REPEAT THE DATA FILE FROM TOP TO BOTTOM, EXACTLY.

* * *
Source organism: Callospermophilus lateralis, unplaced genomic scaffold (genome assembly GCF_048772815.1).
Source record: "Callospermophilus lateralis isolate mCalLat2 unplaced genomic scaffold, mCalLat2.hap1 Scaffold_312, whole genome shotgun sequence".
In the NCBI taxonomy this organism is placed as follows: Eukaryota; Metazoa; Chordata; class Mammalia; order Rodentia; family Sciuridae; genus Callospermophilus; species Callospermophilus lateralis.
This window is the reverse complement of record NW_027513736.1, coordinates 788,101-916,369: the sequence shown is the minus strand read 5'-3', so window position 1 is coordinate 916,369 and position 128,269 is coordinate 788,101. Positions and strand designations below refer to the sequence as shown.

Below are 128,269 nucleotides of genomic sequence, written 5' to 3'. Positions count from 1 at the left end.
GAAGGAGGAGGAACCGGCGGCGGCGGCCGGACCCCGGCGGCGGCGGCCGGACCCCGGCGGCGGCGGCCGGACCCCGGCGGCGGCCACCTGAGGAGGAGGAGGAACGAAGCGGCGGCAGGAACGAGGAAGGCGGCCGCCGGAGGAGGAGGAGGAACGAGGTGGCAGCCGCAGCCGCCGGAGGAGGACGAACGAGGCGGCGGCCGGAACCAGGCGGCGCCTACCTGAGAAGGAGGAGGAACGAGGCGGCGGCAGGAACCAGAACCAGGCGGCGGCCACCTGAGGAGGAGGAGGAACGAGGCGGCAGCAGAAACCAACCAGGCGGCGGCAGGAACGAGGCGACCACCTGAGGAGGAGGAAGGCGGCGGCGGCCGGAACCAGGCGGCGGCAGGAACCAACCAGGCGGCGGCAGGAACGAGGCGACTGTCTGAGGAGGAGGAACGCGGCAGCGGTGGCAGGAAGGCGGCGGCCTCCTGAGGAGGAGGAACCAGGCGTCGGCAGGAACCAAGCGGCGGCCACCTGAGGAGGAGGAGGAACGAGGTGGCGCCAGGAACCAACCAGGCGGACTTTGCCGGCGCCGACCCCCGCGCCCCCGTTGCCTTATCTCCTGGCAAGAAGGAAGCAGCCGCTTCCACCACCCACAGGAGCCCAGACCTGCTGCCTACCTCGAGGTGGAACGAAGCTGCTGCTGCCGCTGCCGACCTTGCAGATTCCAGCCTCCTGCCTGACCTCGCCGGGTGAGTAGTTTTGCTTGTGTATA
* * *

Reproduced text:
Source organism: Callospermophilus lateralis, unplaced genomic scaffold (genome assembly GCF_048772815.1).
Source record: "Callospermophilus lateralis isolate mCalLat2 unplaced genomic scaffold, mCalLat2.hap1 Scaffold_312, whole genome shotgun sequence".
In the NCBI taxonomy this organism is placed as follows: Eukaryota; Metazoa; Chordata; class Mammalia; order Rodentia; family Sciuridae; genus Callospermophilus; species Callospermophilus lateralis.
This window is the reverse complement of record NW_027513736.1, coordinates 788,101-916,369: the sequence shown is the minus strand read 5'-3', so window position 1 is coordinate 916,369 and position 128,269 is coordinate 788,101. Positions and strand designations below refer to the sequence as shown.

Below are 128,269 nucleotides of genomic sequence, written 5' to 3'. Positions count from 1 at the left end.
GAAGGAGGAGGAACCGGCGGCGGCGGCCGGACCCCGGCGGCGGCGGCCGGACCCCGGCGGCGGCGGCCGGACCCCGGCGGCGGCCACCTGAGGAGGAGGAGGAACGAAGCGGCGGCAGGAACGAGGAAGGCGGCCGCCGGAGGAGGAGGAGGAACGAGGTGGCAGCCGCAGCCGCCGGAGGAGGACGAACGAGGCGGCGGCCGGAACCAGGCGGCGCCTACCTGAGAAGGAGGAGGAACGAGGCGGCGGCAGGAACCAGAACCAGGCGGCGGCCACCTGAGGAGGAGGAGGAACGAGGCGGCAGCAGAAACCAACCAGGCGGCGGCAGGAACGAGGCGACCACCTGAGGAGGAGGAAGGCGGCGGCGGCCGGAACCAGGCGGCGGCAGGAACCAACCAGGCGGCGGCAGGAACGAGGCGACTGTCTGAGGAGGAGGAACGCGGCAGCGGTGGCAGGAAGGCGGCGGCCTCCTGAGGAGGAGGAACCAGGCGTCGGCAGGAACCAAGCGGCGGCCACCTGAGGAGGAGGAGGAACGAGGTGGCGCCAGGAACCAACCAGGCGGACTTTGCCGGCGCCGACCCCCGCGCCCCCGTTGCCTTATCTCCTGGCAAGAAGGAAGCAGCCGCTTCCACCACCCACAGGAGCCCAGACCTGCTGCCTACCTCGAGGTGGAACGAAGCTGCTGCTGCCGCTGCCGACCTTGCAGATTCCAGCCTCCTGCCTGACCTCGCCGGGTGAGTAGTTTTGCTTGTGTATA